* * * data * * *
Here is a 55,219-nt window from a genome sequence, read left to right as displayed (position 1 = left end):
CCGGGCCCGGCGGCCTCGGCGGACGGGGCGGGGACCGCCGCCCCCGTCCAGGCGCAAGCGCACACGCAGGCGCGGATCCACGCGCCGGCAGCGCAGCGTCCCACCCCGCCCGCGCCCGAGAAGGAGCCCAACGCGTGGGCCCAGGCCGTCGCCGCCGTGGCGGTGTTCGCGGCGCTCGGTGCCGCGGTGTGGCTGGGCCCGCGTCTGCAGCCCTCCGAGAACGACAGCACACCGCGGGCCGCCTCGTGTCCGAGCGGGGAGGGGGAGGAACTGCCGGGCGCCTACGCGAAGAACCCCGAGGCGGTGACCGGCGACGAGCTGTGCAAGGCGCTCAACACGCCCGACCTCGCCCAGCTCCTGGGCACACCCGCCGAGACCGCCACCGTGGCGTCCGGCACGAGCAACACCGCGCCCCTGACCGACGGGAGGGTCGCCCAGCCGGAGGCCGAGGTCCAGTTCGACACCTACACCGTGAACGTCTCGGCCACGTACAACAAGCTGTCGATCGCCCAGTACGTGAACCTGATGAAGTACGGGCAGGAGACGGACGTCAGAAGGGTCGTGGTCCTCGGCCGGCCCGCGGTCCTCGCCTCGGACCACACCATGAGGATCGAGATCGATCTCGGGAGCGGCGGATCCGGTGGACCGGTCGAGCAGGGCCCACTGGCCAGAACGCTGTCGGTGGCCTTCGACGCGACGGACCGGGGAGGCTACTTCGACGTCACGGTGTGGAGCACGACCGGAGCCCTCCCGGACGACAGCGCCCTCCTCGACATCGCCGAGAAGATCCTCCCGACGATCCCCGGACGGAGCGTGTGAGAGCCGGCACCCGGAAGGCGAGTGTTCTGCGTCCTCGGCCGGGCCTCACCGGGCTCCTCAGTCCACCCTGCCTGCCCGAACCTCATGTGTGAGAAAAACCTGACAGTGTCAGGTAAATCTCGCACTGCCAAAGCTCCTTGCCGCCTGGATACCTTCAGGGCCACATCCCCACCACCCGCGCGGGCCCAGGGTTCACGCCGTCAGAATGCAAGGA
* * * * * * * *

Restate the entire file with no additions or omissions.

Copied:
Here is a 55,219-nt window from a genome sequence, read left to right as displayed (position 1 = left end):
CCGGGCCCGGCGGCCTCGGCGGACGGGGCGGGGACCGCCGCCCCCGTCCAGGCGCAAGCGCACACGCAGGCGCGGATCCACGCGCCGGCAGCGCAGCGTCCCACCCCGCCCGCGCCCGAGAAGGAGCCCAACGCGTGGGCCCAGGCCGTCGCCGCCGTGGCGGTGTTCGCGGCGCTCGGTGCCGCGGTGTGGCTGGGCCCGCGTCTGCAGCCCTCCGAGAACGACAGCACACCGCGGGCCGCCTCGTGTCCGAGCGGGGAGGGGGAGGAACTGCCGGGCGCCTACGCGAAGAACCCCGAGGCGGTGACCGGCGACGAGCTGTGCAAGGCGCTCAACACGCCCGACCTCGCCCAGCTCCTGGGCACACCCGCCGAGACCGCCACCGTGGCGTCCGGCACGAGCAACACCGCGCCCCTGACCGACGGGAGGGTCGCCCAGCCGGAGGCCGAGGTCCAGTTCGACACCTACACCGTGAACGTCTCGGCCACGTACAACAAGCTGTCGATCGCCCAGTACGTGAACCTGATGAAGTACGGGCAGGAGACGGACGTCAGAAGGGTCGTGGTCCTCGGCCGGCCCGCGGTCCTCGCCTCGGACCACACCATGAGGATCGAGATCGATCTCGGGAGCGGCGGATCCGGTGGACCGGTCGAGCAGGGCCCACTGGCCAGAACGCTGTCGGTGGCCTTCGACGCGACGGACCGGGGAGGCTACTTCGACGTCACGGTGTGGAGCACGACCGGAGCCCTCCCGGACGACAGCGCCCTCCTCGACATCGCCGAGAAGATCCTCCCGACGATCCCCGGACGGAGCGTGTGAGAGCCGGCACCCGGAAGGCGAGTGTTCTGCGTCCTCGGCCGGGCCTCACCGGGCTCCTCAGTCCACCCTGCCTGCCCGAACCTCATGTGTGAGAAAAACCTGACAGTGTCAGGTAAATCTCGCACTGCCAAAGCTCCTTGCCGCCTGGATACCTTCAGGGCCACATCCCCACCACCCGCGCGGGCCCAGGGTTCACGCCGTCAGAATGCAAGGA